Although previous studies have reported changes in public attitudes toward wild animals in China following outbreaks of disease, such as SARS and HPAI (Yang et al. 2007; Zhang et al. 2008), public knowledge of zoonotic disease remains poor. For example, bats have been identified as the natural reservoir of the SARS coronavirus that infected civets, the intermediate host, which then transmitted the pathogen to human populations (Li et al. 2005); however, the present study revealed a lack of knowledge regarding these two animals as potential hosts of zoonotic disease. Meanwhile, between 2016 and 2019, the number of people who considered SARS to be a zoonotic disease had decreased. This may be due to a difference in the age of survey participants, as the population enrolled in the current survey was younger than that in the 2016 survey and, thus, may have had less experience with SARS. However, the difference may also be an indication that public memory regarding the outbreak has faded over time. On the other hand, HPAI, which has emerged repeatedly in China in recent years, was widely recognized as a zoonotic disease by the survey participants.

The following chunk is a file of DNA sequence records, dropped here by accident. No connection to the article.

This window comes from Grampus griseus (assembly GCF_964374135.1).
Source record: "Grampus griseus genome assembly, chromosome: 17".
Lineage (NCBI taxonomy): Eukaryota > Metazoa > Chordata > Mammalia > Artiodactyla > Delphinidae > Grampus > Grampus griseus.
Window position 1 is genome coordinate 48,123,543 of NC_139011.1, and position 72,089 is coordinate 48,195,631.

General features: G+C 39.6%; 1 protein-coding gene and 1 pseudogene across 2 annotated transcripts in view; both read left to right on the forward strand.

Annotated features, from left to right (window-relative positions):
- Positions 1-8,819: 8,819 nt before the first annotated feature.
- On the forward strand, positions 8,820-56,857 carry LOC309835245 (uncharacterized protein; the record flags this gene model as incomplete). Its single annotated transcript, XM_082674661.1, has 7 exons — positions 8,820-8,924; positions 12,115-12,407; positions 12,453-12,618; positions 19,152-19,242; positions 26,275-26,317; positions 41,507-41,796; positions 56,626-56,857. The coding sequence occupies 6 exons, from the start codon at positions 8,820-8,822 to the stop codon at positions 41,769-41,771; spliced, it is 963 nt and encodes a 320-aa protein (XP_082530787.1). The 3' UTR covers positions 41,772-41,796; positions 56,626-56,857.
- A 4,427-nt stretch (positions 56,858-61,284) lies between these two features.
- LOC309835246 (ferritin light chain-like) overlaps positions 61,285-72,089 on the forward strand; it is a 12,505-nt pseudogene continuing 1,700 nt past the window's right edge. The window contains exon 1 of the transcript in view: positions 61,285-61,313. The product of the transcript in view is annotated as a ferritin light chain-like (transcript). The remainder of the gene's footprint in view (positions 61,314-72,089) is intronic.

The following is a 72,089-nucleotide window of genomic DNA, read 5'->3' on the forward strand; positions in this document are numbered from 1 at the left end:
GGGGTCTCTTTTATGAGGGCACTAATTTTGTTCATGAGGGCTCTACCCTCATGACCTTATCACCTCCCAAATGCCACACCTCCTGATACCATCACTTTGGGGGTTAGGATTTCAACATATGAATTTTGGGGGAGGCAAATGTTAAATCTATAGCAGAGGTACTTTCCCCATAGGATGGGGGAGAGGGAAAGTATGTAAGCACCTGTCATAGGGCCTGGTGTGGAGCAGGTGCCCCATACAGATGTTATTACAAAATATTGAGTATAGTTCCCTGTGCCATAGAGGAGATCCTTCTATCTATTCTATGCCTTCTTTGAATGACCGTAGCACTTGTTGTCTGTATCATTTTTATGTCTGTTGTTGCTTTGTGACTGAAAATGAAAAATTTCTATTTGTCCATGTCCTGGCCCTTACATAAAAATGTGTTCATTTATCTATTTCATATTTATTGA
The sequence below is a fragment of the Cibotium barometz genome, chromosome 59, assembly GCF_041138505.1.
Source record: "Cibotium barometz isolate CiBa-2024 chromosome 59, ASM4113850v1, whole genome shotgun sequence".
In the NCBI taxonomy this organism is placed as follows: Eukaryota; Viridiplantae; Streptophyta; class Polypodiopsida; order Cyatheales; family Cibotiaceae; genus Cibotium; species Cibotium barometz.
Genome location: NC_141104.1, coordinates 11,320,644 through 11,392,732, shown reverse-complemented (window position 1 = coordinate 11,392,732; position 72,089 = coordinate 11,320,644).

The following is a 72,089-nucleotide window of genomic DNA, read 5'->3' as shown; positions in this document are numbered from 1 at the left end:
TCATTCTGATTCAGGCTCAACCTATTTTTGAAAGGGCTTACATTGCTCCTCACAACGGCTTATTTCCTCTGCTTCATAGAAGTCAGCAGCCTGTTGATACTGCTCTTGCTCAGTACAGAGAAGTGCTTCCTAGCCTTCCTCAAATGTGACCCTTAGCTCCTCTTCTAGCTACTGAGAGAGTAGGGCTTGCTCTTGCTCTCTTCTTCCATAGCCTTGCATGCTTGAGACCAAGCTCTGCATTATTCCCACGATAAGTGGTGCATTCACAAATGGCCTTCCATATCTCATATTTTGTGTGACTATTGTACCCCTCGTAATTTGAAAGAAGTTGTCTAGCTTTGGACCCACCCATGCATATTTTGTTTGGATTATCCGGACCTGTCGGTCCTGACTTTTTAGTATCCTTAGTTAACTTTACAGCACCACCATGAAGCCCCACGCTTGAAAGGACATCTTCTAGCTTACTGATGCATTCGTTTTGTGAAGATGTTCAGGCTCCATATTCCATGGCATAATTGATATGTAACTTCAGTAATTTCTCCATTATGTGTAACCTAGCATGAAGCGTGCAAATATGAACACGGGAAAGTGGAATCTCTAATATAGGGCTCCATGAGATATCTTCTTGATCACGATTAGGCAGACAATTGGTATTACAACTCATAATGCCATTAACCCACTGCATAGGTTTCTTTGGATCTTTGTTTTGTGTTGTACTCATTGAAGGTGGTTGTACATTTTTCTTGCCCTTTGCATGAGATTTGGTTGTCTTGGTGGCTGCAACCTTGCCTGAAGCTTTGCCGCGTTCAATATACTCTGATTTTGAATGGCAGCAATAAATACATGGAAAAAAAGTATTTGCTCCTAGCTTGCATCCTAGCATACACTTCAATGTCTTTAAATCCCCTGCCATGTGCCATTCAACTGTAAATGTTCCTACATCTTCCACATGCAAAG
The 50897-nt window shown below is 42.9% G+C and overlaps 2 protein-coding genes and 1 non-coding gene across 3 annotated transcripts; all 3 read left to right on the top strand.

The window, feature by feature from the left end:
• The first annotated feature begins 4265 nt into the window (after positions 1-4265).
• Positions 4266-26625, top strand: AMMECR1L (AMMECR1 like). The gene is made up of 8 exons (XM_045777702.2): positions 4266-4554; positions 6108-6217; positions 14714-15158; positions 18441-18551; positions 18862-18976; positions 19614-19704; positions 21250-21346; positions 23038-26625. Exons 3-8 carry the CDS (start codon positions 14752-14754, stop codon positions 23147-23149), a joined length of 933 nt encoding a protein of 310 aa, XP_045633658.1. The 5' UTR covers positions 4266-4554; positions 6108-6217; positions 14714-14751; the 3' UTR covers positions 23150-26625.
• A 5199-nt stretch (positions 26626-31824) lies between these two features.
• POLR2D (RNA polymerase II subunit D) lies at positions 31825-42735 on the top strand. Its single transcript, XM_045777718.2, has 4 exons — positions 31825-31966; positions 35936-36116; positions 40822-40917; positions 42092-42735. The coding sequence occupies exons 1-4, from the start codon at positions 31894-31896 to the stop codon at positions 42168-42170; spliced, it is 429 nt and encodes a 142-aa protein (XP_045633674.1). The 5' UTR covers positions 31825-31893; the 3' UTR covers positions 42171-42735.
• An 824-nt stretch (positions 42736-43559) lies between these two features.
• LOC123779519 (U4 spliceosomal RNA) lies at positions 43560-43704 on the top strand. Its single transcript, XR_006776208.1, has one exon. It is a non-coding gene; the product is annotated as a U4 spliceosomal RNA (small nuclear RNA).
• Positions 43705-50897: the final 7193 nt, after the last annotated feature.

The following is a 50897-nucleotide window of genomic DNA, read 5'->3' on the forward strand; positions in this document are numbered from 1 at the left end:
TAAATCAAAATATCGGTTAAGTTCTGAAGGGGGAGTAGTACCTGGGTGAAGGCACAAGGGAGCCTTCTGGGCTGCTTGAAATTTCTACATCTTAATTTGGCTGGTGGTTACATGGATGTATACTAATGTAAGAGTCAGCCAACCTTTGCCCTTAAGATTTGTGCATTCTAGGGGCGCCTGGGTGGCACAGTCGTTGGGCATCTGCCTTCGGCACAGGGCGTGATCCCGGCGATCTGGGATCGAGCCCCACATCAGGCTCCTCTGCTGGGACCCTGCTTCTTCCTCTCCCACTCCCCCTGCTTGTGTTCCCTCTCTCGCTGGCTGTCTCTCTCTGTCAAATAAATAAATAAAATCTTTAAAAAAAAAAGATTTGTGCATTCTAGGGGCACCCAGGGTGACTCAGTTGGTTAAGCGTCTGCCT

Observed attitude changes toward the trade in wildlife among the Chinese population (Shi et al., 2020) have been seen as a positive indicator of both reduced consumption and disease risk. However, the continued post-SARS wildlife trade, together with evidence from this study regarding changes in public knowledge over time, indicates that a general emphasis on the threat is inadequate to sustain public awareness. Surveys conducted pre and post the West African Ebola outbreak further revealed that even a recent pandemic may not affect public awareness of disease risk (Pike et al. 2020). For the ongoing COVID-19 pandemic, the overall duration of public attention was too short in some countries to maintain the public’s vigilance and sensitivity to take precautionary measures (Hu et al. 2020). Moreover, attitudes are only one of many factors that influence intentions and behaviors, and they can be a poor predictor for behavior change, as demonstrated in a number of studies (Kollmuss and Agyeman 2002; Liu et al. 2011). Strict control of wildlife trade may suppress trade and consumption and potentially reduce human–animal contact in the short term. However, long-lasting disease risk reduction relies on behavioral changes that require tackling underlying social and personal factors, and improving basic knowledge of the wildlife trade and zoonotic diseases (Eskew and Carlson 2020; Klöckner 2013).

Human–Animal Interactions and Perceived Risks